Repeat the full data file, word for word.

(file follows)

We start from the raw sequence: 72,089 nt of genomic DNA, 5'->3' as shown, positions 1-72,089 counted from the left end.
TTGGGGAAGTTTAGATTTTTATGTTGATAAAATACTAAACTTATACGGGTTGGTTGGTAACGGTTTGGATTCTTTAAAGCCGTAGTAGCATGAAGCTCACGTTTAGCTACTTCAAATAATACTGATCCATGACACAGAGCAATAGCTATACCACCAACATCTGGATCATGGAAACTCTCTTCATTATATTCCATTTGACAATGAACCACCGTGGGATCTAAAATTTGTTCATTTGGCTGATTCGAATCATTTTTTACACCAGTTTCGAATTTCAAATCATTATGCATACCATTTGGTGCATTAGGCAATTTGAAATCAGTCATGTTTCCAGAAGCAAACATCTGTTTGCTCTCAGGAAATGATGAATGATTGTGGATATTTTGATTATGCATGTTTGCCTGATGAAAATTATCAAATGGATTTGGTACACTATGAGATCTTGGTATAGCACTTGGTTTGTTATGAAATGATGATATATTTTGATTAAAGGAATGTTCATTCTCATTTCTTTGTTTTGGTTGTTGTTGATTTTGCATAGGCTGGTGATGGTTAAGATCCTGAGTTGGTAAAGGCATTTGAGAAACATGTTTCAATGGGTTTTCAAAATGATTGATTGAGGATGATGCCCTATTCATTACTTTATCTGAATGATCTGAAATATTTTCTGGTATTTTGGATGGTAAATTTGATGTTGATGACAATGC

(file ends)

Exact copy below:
We start from the raw sequence: 72,089 nt of genomic DNA, 5'->3' as shown, positions 1-72,089 counted from the left end.
TTGGGGAAGTTTAGATTTTTATGTTGATAAAATACTAAACTTATACGGGTTGGTTGGTAACGGTTTGGATTCTTTAAAGCCGTAGTAGCATGAAGCTCACGTTTAGCTACTTCAAATAATACTGATCCATGACACAGAGCAATAGCTATACCACCAACATCTGGATCATGGAAACTCTCTTCATTATATTCCATTTGACAATGAACCACCGTGGGATCTAAAATTTGTTCATTTGGCTGATTCGAATCATTTTTTACACCAGTTTCGAATTTCAAATCATTATGCATACCATTTGGTGCATTAGGCAATTTGAAATCAGTCATGTTTCCAGAAGCAAACATCTGTTTGCTCTCAGGAAATGATGAATGATTGTGGATATTTTGATTATGCATGTTTGCCTGATGAAAATTATCAAATGGATTTGGTACACTATGAGATCTTGGTATAGCACTTGGTTTGTTATGAAATGATGATATATTTTGATTAAAGGAATGTTCATTCTCATTTCTTTGTTTTGGTTGTTGTTGATTTTGCATAGGCTGGTGATGGTTAAGATCCTGAGTTGGTAAAGGCATTTGAGAAACATGTTTCAATGGGTTTTCAAAATGATTGATTGAGGATGATGCCCTATTCATTACTTTATCTGAATGATCTGAAATATTTTCTGGTATTTTGGATGGTAAATTTGATGTTGATGACAATGC